I’m sure you know what a strategy is in a business context. You’ve probably been involved with developing or executing strategic plans. You’ve definitely experienced the tactical bits! My favorite definition comes from businessdictionary.com: “A method or plan chosen to bring about a desired future, such as achievement of a goal or solution to a problem.”
Have you applied that definition in your personal life? Of course you have! You had a strategy when you bought a house, or when you saved for some other big expense. You’ve had a strategies and strategic plans several times in your life, whether or not you were aware of it!
But when it comes to the next step in your career, do you have a strategy? Sure, sure, you are thinking in terms of “strategic moves”, but what’s the strategy you’re trying to execute? What’s the desired future you are trying to create? Start with a vision of your desired future. Now you have your North Star for directional guidance and the occasional course correction. By the way, you can have several goals in your strategy!
If you are thinking about changing jobs, roles, companies, even careers, it is very easy to get caught up in the moment, and spin out with wasted activity. Let’s say one day you feel extraordinarily frustrated, you’ve had enough and you are going to do something. So you set off a chain reaction of random actions – you call a headhunter friend, you send your resume (as is) to a listing you kinda like, you go on an interview for something that might be “interesting”, etc. Most of these actions go nowhere (or nowhere you really want to go) and you’ve spun around in a futile whirl of activity – and you become disheartened. Not to mention that you haven’t done things in a logical order, with thought and cohesion, missing a step or two (my personal brand? Huh?).
Or there’s the more positive feeling scenario, where someone presents an opportunity that seems wonderful, and you decide to pursue it. Could be wonderful. Could really be good for career. Wouldn’t it be awesome to be able to quickly check with the North Star to make sure it isn’t the career equivalent of an impulse buy?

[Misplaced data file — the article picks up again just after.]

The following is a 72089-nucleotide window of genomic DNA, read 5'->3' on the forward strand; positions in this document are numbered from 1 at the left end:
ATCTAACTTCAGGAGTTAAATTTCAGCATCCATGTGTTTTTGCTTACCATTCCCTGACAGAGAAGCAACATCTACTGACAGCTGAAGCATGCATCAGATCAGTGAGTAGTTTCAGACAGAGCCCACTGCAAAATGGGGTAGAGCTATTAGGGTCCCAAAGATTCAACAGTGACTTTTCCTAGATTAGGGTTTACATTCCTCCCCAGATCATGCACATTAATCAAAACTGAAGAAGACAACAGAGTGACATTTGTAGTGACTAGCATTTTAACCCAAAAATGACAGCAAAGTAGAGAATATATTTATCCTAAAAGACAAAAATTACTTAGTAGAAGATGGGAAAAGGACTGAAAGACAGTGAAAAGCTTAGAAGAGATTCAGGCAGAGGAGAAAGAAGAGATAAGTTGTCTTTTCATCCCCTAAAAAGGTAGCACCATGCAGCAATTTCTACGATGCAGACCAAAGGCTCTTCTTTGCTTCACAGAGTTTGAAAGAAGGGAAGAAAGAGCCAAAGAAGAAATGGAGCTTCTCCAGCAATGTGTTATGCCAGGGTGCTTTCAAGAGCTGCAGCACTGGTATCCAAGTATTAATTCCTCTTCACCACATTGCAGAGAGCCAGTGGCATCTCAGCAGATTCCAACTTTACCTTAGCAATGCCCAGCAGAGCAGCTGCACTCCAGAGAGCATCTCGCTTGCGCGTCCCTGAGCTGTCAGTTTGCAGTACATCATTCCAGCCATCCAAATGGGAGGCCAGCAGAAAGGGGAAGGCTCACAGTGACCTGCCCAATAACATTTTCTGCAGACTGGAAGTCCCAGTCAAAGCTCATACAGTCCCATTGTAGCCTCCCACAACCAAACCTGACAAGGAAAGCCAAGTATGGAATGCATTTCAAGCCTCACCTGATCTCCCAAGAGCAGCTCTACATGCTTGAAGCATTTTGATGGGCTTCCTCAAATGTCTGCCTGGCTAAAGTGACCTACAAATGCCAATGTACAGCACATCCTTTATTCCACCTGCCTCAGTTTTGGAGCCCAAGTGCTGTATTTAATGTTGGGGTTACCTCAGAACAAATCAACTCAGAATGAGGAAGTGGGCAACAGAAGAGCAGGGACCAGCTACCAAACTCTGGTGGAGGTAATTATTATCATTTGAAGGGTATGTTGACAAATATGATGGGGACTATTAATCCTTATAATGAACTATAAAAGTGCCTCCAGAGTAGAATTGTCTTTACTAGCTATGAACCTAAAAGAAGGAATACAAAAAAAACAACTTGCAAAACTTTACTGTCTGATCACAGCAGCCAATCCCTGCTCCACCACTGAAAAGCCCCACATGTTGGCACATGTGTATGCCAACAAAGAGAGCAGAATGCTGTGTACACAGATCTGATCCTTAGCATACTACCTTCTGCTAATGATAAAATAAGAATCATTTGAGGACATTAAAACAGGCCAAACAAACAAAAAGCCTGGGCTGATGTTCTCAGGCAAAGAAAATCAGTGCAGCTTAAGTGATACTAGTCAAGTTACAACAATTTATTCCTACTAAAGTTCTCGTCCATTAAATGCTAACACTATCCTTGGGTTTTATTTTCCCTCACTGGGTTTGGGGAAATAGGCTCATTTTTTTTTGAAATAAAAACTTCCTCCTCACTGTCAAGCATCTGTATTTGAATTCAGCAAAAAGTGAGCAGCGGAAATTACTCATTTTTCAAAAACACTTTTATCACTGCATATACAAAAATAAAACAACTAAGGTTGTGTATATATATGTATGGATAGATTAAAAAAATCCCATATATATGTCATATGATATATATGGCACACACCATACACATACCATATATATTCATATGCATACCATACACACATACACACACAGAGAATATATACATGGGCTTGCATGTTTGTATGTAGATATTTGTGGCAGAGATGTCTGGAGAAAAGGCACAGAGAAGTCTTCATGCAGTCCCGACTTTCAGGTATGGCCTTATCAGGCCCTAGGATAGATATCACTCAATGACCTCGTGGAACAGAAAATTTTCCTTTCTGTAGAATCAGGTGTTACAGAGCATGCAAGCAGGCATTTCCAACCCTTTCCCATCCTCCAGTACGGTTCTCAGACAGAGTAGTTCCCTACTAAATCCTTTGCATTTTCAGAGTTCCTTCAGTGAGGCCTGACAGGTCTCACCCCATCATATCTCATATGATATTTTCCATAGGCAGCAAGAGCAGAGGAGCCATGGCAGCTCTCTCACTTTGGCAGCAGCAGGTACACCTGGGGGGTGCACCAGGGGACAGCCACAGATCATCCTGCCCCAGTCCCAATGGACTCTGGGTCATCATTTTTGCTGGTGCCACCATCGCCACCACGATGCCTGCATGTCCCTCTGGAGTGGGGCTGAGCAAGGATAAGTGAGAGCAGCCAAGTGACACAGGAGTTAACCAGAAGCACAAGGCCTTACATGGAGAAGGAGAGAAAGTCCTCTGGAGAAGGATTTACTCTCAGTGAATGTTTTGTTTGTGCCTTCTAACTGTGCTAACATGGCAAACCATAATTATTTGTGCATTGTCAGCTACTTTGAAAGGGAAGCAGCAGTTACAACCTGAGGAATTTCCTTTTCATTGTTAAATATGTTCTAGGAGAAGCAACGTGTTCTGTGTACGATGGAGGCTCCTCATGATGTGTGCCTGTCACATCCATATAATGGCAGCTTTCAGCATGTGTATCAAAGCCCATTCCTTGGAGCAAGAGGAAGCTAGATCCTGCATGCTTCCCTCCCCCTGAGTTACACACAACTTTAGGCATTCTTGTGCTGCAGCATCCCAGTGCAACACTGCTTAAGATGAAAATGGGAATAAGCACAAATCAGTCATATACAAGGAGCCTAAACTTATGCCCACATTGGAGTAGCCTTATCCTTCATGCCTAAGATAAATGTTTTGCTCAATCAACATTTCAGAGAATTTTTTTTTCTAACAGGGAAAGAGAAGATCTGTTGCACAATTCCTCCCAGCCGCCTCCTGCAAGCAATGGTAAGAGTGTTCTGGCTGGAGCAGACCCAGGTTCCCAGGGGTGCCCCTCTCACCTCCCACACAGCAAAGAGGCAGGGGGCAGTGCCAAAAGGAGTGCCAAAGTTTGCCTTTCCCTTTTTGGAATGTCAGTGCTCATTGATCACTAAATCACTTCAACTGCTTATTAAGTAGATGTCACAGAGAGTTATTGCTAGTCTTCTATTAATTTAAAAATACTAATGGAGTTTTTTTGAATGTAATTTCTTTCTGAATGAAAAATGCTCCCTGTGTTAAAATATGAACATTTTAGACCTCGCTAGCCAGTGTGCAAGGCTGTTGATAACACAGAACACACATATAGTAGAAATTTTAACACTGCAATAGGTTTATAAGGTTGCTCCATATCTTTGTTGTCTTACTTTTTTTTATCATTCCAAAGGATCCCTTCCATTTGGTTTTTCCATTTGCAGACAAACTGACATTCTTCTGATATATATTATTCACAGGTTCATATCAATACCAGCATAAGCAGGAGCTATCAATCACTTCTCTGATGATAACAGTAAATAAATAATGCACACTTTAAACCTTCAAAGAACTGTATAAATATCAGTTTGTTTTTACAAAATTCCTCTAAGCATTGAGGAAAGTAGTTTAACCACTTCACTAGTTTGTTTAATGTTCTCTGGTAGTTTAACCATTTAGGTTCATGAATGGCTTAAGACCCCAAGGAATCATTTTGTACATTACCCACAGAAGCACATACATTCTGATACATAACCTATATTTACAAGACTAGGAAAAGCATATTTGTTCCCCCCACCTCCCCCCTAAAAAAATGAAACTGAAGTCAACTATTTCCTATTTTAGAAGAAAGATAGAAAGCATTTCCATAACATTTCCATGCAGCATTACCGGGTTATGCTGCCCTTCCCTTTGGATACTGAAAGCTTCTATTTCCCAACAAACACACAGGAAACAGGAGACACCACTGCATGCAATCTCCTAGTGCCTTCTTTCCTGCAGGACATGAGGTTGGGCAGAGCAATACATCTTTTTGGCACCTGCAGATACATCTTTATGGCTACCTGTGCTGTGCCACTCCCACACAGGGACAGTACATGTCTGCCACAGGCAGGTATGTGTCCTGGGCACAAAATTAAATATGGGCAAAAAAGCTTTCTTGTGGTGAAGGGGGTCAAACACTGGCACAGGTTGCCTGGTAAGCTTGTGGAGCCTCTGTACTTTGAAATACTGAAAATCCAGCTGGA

Once you have your strategy, you can make a plan. The strategy is the desired outcome. The plan is a tactical set of actions, milestones and metrics – that’s how you achieve your strategy.
You make a plan because you want to get something done, you want to be successful and you want to be able to sleep at night because you know what you have to do next.
I find that a lot of my clients spend a lot of energy keeping their work and personal lives separate. They don’t take advantage of all the “work” skills that could help them achieve their goals for success and happiness in their own life. In my practice, I help them “translate” their skills from one arena to another – like developing strategies. Keep checking the blog for more transferrable skills. Next up: A series on developing your personal change management strategy.
What do you think? What kind of “transferrable skills” do you have – or want? Comment below!
Sound like the kind of things you’re thinking about? Want help thinking through your strategy or translating your skills? Let’s hop on a call for a Strategy Session. Email me to set it up: firstname.lastname@example.org